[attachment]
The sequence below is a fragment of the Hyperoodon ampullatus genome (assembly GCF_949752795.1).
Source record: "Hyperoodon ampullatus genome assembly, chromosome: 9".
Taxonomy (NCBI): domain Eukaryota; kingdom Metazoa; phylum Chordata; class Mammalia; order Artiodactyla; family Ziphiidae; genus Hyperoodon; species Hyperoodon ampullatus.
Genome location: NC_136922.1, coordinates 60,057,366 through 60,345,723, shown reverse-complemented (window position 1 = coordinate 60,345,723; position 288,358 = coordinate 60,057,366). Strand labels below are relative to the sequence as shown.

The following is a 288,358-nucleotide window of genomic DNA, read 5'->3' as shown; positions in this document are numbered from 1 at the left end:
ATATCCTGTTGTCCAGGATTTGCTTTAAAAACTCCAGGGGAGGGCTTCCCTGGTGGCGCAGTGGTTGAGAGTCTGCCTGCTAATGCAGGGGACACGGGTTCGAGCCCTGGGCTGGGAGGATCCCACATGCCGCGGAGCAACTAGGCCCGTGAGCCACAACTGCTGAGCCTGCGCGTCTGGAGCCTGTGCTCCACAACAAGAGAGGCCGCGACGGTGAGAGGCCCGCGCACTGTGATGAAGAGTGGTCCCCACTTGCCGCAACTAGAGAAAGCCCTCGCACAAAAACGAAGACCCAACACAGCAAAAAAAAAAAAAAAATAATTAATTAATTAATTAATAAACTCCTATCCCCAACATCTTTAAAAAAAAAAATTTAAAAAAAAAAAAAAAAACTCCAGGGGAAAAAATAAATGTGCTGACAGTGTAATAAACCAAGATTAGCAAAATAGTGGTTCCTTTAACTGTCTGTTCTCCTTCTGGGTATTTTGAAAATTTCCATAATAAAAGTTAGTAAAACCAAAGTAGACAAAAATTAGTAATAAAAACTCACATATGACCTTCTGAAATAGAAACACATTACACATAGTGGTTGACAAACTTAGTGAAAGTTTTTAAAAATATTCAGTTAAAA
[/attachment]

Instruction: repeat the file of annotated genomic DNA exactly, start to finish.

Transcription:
The sequence below is a fragment of the Hyperoodon ampullatus genome (assembly GCF_949752795.1).
Source record: "Hyperoodon ampullatus genome assembly, chromosome: 9".
Taxonomy (NCBI): domain Eukaryota; kingdom Metazoa; phylum Chordata; class Mammalia; order Artiodactyla; family Ziphiidae; genus Hyperoodon; species Hyperoodon ampullatus.
Genome location: NC_136922.1, coordinates 60,057,366 through 60,345,723, shown reverse-complemented (window position 1 = coordinate 60,345,723; position 288,358 = coordinate 60,057,366). Strand labels below are relative to the sequence as shown.

The following is a 288,358-nucleotide window of genomic DNA, read 5'->3' as shown; positions in this document are numbered from 1 at the left end:
ATATCCTGTTGTCCAGGATTTGCTTTAAAAACTCCAGGGGAGGGCTTCCCTGGTGGCGCAGTGGTTGAGAGTCTGCCTGCTAATGCAGGGGACACGGGTTCGAGCCCTGGGCTGGGAGGATCCCACATGCCGCGGAGCAACTAGGCCCGTGAGCCACAACTGCTGAGCCTGCGCGTCTGGAGCCTGTGCTCCACAACAAGAGAGGCCGCGACGGTGAGAGGCCCGCGCACTGTGATGAAGAGTGGTCCCCACTTGCCGCAACTAGAGAAAGCCCTCGCACAAAAACGAAGACCCAACACAGCAAAAAAAAAAAAAAAATAATTAATTAATTAATTAATAAACTCCTATCCCCAACATCTTTAAAAAAAAAAATTTAAAAAAAAAAAAAAAAACTCCAGGGGAAAAAATAAATGTGCTGACAGTGTAATAAACCAAGATTAGCAAAATAGTGGTTCCTTTAACTGTCTGTTCTCCTTCTGGGTATTTTGAAAATTTCCATAATAAAAGTTAGTAAAACCAAAGTAGACAAAAATTAGTAATAAAAACTCACATATGACCTTCTGAAATAGAAACACATTACACATAGTGGTTGACAAACTTAGTGAAAGTTTTTAAAAATATTCAGTTAAAA